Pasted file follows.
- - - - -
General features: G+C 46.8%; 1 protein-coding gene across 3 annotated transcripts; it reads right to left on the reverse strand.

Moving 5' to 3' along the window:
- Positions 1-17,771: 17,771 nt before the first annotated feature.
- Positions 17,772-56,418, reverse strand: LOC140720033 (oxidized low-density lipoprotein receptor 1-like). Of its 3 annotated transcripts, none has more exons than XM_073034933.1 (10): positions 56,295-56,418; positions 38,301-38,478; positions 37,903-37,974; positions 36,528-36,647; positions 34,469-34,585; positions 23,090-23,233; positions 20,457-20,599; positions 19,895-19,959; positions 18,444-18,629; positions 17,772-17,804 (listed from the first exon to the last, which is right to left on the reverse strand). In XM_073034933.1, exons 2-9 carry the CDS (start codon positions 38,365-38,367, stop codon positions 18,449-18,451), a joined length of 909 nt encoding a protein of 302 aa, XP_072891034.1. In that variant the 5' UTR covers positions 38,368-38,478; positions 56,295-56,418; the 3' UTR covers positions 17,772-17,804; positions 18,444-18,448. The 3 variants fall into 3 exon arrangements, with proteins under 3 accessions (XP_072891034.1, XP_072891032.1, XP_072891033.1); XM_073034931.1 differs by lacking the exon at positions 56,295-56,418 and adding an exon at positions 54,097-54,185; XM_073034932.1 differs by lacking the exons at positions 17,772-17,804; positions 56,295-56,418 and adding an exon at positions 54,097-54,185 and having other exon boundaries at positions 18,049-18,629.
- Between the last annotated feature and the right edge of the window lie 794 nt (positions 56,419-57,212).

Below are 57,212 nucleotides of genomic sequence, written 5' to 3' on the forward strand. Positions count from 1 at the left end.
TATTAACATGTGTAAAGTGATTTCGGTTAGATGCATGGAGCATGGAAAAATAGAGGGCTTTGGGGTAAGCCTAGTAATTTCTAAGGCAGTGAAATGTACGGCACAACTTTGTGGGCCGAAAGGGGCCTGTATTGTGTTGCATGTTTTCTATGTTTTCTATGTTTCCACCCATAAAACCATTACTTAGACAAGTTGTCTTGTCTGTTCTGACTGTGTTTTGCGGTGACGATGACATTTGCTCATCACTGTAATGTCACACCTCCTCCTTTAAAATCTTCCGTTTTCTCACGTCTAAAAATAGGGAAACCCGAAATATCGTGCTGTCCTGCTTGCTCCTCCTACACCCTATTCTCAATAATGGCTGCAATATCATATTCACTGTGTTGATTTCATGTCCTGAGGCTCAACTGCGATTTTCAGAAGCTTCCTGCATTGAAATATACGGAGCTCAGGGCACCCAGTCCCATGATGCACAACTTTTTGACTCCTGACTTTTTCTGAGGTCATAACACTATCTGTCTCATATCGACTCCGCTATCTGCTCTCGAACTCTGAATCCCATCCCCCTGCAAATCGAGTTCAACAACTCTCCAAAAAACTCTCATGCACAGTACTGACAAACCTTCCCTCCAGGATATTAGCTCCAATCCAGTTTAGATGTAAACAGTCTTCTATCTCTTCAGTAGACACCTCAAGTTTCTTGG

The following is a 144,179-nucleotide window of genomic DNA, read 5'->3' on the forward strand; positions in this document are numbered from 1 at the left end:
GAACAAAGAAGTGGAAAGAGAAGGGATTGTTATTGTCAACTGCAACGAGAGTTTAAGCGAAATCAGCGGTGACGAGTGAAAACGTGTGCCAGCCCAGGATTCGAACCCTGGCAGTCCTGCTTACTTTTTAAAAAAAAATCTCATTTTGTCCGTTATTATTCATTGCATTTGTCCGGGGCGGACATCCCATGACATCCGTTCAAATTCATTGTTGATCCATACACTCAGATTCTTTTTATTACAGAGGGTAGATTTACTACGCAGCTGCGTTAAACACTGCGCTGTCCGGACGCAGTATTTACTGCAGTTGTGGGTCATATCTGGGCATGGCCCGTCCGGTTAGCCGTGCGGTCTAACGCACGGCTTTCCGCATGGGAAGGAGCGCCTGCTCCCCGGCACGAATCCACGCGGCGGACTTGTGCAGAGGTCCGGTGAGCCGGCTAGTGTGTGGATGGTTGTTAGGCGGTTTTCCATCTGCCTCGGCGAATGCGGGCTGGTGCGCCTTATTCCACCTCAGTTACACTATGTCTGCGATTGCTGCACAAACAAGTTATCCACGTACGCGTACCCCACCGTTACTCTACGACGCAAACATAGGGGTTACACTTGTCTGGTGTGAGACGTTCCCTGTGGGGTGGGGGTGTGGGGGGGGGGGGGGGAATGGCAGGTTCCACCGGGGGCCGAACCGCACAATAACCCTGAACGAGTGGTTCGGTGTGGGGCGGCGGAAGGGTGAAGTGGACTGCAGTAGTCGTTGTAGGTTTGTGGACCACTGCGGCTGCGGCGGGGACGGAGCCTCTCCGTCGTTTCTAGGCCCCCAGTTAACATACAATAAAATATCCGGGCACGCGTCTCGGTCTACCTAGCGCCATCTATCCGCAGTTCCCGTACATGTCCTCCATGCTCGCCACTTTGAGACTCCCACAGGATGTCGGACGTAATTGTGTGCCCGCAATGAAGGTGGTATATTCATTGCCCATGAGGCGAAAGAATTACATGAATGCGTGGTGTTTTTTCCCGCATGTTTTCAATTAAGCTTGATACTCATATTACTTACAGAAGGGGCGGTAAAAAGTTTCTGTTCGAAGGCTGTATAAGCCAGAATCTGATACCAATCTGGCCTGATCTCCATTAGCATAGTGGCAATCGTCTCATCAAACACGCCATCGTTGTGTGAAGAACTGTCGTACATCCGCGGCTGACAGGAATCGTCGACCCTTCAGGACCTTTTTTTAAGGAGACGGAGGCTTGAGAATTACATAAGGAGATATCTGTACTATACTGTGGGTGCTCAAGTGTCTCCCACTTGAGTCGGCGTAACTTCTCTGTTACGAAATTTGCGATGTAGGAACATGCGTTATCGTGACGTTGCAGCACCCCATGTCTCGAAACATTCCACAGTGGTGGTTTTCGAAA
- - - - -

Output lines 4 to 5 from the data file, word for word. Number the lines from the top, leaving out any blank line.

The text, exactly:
- Positions 17,772-56,418, reverse strand: LOC140720033 (oxidized low-density lipoprotein receptor 1-like). Of its 3 annotated transcripts, none has more exons than XM_073034933.1 (10): positions 56,295-56,418; positions 38,301-38,478; positions 37,903-37,974; positions 36,528-36,647; positions 34,469-34,585; positions 23,090-23,233; positions 20,457-20,599; positions 19,895-19,959; positions 18,444-18,629; positions 17,772-17,804 (listed from the first exon to the last, which is right to left on the reverse strand). In XM_073034933.1, exons 2-9 carry the CDS (start codon positions 38,365-38,367, stop codon positions 18,449-18,451), a joined length of 909 nt encoding a protein of 302 aa, XP_072891034.1. In that variant the 5' UTR covers positions 38,368-38,478; positions 56,295-56,418; the 3' UTR covers positions 17,772-17,804; positions 18,444-18,448. The 3 variants fall into 3 exon arrangements, with proteins under 3 accessions (XP_072891034.1, XP_072891032.1, XP_072891033.1); XM_073034931.1 differs by lacking the exon at positions 56,295-56,418 and adding an exon at positions 54,097-54,185; XM_073034932.1 differs by lacking the exons at positions 17,772-17,804; positions 56,295-56,418 and adding an exon at positions 54,097-54,185 and having other exon boundaries at positions 18,049-18,629.
- Between the last annotated feature and the right edge of the window lie 794 nt (positions 56,419-57,212).